Have questions or feedback about Office VBA or this documentation? Please see Office VBA support and feedback for guidance about the ways you can receive support and provide feedback.

Example

Good error handling prevents end users from seeing VBA runtime errors and helps the developer easily diagnose and correct errors.

There are three main methods of Error Handling in VBA, two of which should be avoided for distributed programs unless specifically required in the code.

or

Prefer using:


On Error GoTo 0

If no error handling is set in your code, is the default error handler. In this mode, any runtime errors will launch the typical VBA error message, allowing you to either end the code or enter mode, identifying the source. While writing code, this method is the simplest and most useful, but it should always be avoided for code that is distributed to end users, as this method is very unsightly and difficult for end users to understand.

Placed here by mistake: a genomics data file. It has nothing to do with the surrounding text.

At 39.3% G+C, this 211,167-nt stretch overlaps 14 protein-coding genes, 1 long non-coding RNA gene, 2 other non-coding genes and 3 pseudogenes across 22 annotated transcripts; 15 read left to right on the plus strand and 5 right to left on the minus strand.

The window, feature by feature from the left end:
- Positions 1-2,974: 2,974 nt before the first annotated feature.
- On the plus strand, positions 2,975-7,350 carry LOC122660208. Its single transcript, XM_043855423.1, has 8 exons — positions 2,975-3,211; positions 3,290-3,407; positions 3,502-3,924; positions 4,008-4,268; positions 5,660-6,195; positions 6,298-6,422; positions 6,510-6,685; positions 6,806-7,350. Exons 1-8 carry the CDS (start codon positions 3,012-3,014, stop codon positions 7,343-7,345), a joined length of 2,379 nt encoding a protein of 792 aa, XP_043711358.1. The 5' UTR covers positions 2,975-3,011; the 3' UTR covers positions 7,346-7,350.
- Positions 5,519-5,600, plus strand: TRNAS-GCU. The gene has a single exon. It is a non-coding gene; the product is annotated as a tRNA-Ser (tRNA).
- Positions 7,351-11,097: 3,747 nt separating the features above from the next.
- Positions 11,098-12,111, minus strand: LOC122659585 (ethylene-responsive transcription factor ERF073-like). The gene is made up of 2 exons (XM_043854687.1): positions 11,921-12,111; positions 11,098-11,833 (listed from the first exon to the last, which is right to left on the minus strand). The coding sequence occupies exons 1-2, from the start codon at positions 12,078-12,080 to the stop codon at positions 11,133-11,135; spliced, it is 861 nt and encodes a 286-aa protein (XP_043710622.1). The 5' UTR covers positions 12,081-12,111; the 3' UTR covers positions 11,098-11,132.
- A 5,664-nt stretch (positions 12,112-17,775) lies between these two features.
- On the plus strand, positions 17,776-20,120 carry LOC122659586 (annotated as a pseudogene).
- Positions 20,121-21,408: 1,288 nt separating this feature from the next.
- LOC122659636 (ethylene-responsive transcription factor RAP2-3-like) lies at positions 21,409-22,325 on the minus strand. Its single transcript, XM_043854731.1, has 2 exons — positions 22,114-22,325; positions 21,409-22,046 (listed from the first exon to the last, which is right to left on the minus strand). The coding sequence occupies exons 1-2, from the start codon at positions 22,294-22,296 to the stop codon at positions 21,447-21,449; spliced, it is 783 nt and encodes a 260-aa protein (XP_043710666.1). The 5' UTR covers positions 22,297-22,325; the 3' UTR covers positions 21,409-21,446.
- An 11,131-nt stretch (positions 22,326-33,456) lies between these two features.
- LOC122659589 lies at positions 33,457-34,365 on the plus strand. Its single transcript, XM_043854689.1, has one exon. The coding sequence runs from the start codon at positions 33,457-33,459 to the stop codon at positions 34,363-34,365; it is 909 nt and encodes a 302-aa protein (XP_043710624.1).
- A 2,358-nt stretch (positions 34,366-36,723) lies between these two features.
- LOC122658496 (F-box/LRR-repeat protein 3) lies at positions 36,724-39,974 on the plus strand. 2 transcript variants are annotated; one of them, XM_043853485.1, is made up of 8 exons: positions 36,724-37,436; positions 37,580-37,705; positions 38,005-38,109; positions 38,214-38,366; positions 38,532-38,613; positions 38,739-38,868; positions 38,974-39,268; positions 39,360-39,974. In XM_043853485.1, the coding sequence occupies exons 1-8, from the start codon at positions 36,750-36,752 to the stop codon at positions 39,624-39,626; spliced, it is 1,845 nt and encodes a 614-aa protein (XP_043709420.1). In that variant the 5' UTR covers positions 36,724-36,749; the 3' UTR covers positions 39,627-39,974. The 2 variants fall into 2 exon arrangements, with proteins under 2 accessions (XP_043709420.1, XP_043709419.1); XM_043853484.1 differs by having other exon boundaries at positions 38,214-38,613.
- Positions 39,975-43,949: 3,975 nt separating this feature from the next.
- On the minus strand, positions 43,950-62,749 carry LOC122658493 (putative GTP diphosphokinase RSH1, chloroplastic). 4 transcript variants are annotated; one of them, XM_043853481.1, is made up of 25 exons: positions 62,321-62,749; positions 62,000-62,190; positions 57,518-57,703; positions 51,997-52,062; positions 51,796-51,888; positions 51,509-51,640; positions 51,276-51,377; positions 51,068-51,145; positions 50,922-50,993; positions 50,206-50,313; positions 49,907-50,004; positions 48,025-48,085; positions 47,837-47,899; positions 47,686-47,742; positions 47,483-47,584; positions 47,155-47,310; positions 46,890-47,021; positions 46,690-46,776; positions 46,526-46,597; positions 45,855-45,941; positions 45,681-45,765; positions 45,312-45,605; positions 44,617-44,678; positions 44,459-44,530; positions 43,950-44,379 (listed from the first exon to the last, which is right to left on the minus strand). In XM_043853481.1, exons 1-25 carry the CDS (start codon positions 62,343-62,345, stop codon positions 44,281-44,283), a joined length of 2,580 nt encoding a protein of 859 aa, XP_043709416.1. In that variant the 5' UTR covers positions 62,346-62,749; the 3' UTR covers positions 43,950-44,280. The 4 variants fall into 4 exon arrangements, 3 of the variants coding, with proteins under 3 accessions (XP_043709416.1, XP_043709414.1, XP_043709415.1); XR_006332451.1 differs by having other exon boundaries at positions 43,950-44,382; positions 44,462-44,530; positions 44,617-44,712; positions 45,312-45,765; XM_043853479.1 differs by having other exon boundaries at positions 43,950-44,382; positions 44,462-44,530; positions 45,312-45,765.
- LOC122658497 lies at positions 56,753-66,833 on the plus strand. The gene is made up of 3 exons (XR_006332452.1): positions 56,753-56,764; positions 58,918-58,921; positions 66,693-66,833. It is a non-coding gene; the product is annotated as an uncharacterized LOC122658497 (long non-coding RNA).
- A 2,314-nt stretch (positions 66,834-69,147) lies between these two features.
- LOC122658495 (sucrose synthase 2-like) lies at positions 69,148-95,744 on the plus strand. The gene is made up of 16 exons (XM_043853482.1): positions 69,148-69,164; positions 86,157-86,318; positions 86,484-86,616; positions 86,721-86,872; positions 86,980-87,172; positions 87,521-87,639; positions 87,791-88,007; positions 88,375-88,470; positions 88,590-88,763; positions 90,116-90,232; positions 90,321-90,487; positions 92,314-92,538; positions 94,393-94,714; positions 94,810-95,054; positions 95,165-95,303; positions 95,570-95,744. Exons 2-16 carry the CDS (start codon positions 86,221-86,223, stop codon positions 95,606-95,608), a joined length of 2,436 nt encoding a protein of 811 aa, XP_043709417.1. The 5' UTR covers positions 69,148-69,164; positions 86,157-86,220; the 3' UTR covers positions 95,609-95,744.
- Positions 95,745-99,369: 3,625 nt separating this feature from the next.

On Error Resume Next

will cause VBA to ignore any errors that are thrown at runtime for all lines following the error call until the error handler has been changed. In very specific instances, this line can be useful, but it should be avoided outside of these cases. For example, when launching a separate program from an Excel Macro, the call can be useful if you are unsure whether or not the program is already open:

Had we not used the call and the Powerpoint application was not already open, the method would throw an error. Thus, was necessary to avoid creating two instances of the application.

Note: It is also a best practice to immediately reset the error handler as soon as you no longer need the call


On Error GoTo <line>

This method of error handling is recommended for all code that is distributed to other users. This allows the programmer to control exactly how VBA handles an error by sending the code to the specified line. The tag can be filled with any string (including numeric strings), and will send the code to the corresponding string that is followed by a colon. Multiple error handling blocks can be used by making different calls of . The subroutine below demonstrates the syntax of an call.